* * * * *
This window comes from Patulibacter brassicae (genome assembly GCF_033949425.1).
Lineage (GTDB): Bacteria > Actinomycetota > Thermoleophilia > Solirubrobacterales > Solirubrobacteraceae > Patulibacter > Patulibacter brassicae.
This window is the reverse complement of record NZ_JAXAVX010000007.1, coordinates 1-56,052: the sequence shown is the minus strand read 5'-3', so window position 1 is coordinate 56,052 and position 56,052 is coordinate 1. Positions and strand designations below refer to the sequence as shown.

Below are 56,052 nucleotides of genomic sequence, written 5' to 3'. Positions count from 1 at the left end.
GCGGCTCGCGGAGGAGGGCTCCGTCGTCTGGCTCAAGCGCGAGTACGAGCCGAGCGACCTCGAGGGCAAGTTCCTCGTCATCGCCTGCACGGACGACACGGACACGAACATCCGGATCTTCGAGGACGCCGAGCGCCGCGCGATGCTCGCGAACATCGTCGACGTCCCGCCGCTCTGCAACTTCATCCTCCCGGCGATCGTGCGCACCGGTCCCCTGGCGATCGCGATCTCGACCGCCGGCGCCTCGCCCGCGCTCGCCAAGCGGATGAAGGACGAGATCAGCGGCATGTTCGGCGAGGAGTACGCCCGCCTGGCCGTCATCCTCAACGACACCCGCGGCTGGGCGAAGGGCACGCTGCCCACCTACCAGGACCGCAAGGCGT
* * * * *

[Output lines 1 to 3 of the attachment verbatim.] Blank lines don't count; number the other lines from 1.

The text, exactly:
This window comes from Patulibacter brassicae (genome assembly GCF_033949425.1).
Lineage (GTDB): Bacteria > Actinomycetota > Thermoleophilia > Solirubrobacterales > Solirubrobacteraceae > Patulibacter > Patulibacter brassicae.
This window is the reverse complement of record NZ_JAXAVX010000007.1, coordinates 1-56,052: the sequence shown is the minus strand read 5'-3', so window position 1 is coordinate 56,052 and position 56,052 is coordinate 1. Positions and strand designations below refer to the sequence as shown.